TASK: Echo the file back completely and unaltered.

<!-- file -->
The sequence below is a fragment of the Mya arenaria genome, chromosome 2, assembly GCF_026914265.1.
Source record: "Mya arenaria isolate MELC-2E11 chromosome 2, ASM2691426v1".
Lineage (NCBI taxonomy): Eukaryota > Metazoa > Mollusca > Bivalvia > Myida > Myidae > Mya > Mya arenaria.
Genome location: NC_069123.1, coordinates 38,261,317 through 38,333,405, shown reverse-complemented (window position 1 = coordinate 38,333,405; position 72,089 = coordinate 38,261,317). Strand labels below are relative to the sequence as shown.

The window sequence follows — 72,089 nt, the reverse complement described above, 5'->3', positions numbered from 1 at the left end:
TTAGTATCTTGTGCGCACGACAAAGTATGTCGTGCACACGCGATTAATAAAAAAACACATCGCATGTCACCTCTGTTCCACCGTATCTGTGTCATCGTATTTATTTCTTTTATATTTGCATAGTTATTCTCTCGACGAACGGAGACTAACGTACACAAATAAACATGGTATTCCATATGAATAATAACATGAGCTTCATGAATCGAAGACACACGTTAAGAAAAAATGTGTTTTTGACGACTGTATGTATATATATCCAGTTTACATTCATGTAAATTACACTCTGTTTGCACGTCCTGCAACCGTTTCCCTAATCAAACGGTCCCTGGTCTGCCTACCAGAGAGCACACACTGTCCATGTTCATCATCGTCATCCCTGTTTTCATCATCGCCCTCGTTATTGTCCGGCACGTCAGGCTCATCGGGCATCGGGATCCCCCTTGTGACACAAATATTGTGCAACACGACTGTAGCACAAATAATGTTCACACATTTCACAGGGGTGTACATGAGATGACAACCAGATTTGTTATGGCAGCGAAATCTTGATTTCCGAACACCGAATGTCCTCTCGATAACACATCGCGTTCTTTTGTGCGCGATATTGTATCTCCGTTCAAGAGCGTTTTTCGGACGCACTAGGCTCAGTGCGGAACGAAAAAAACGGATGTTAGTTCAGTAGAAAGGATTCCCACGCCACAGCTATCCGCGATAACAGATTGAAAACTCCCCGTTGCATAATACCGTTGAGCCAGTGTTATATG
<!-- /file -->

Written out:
The sequence below is a fragment of the Mya arenaria genome, chromosome 2, assembly GCF_026914265.1.
Source record: "Mya arenaria isolate MELC-2E11 chromosome 2, ASM2691426v1".
Lineage (NCBI taxonomy): Eukaryota > Metazoa > Mollusca > Bivalvia > Myida > Myidae > Mya > Mya arenaria.
Genome location: NC_069123.1, coordinates 38,261,317 through 38,333,405, shown reverse-complemented (window position 1 = coordinate 38,333,405; position 72,089 = coordinate 38,261,317). Strand labels below are relative to the sequence as shown.

The window sequence follows — 72,089 nt, the reverse complement described above, 5'->3', positions numbered from 1 at the left end:
TTAGTATCTTGTGCGCACGACAAAGTATGTCGTGCACACGCGATTAATAAAAAAACACATCGCATGTCACCTCTGTTCCACCGTATCTGTGTCATCGTATTTATTTCTTTTATATTTGCATAGTTATTCTCTCGACGAACGGAGACTAACGTACACAAATAAACATGGTATTCCATATGAATAATAACATGAGCTTCATGAATCGAAGACACACGTTAAGAAAAAATGTGTTTTTGACGACTGTATGTATATATATCCAGTTTACATTCATGTAAATTACACTCTGTTTGCACGTCCTGCAACCGTTTCCCTAATCAAACGGTCCCTGGTCTGCCTACCAGAGAGCACACACTGTCCATGTTCATCATCGTCATCCCTGTTTTCATCATCGCCCTCGTTATTGTCCGGCACGTCAGGCTCATCGGGCATCGGGATCCCCCTTGTGACACAAATATTGTGCAACACGACTGTAGCACAAATAATGTTCACACATTTCACAGGGGTGTACATGAGATGACAACCAGATTTGTTATGGCAGCGAAATCTTGATTTCCGAACACCGAATGTCCTCTCGATAACACATCGCGTTCTTTTGTGCGCGATATTGTATCTCCGTTCAAGAGCGTTTTTCGGACGCACTAGGCTCAGTGCGGAACGAAAAAAACGGATGTTAGTTCAGTAGAAAGGATTCCCACGCCACAGCTATCCGCGATAACAGATTGAAAACTCCCCGTTGCATAATACCGTTGAGCCAGTGTTATATG